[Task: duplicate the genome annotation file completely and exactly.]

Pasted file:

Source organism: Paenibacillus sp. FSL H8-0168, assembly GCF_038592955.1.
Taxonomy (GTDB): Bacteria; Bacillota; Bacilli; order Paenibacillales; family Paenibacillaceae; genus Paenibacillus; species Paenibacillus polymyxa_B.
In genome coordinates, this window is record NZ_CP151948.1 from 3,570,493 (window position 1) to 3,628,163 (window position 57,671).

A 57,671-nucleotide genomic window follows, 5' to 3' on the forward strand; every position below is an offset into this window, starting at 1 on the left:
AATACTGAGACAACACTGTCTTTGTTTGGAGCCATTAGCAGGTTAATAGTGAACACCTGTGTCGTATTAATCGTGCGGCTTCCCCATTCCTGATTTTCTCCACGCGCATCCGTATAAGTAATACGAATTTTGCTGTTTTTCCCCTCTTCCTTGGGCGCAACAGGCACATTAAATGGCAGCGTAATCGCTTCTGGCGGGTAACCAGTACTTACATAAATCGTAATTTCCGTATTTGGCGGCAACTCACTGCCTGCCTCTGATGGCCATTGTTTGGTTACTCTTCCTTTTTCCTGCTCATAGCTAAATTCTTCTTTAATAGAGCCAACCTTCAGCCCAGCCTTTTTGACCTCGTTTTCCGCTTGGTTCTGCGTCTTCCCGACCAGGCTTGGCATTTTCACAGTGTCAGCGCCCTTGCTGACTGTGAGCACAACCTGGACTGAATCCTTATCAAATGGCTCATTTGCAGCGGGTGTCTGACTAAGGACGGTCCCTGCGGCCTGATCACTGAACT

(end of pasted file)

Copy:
Source organism: Paenibacillus sp. FSL H8-0168, assembly GCF_038592955.1.
Taxonomy (GTDB): Bacteria; Bacillota; Bacilli; order Paenibacillales; family Paenibacillaceae; genus Paenibacillus; species Paenibacillus polymyxa_B.
In genome coordinates, this window is record NZ_CP151948.1 from 3,570,493 (window position 1) to 3,628,163 (window position 57,671).

A 57,671-nucleotide genomic window follows, 5' to 3' on the forward strand; every position below is an offset into this window, starting at 1 on the left:
AATACTGAGACAACACTGTCTTTGTTTGGAGCCATTAGCAGGTTAATAGTGAACACCTGTGTCGTATTAATCGTGCGGCTTCCCCATTCCTGATTTTCTCCACGCGCATCCGTATAAGTAATACGAATTTTGCTGTTTTTCCCCTCTTCCTTGGGCGCAACAGGCACATTAAATGGCAGCGTAATCGCTTCTGGCGGGTAACCAGTACTTACATAAATCGTAATTTCCGTATTTGGCGGCAACTCACTGCCTGCCTCTGATGGCCATTGTTTGGTTACTCTTCCTTTTTCCTGCTCATAGCTAAATTCTTCTTTAATAGAGCCAACCTTCAGCCCAGCCTTTTTGACCTCGTTTTCCGCTTGGTTCTGCGTCTTCCCGACCAGGCTTGGCATTTTCACAGTGTCAGCGCCCTTGCTGACTGTGAGCACAACCTGGACTGAATCCTTATCAAATGGCTCATTTGCAGCGGGTGTCTGACTAAGGACGGTCCCTGCGGCCTGATCACTGAACT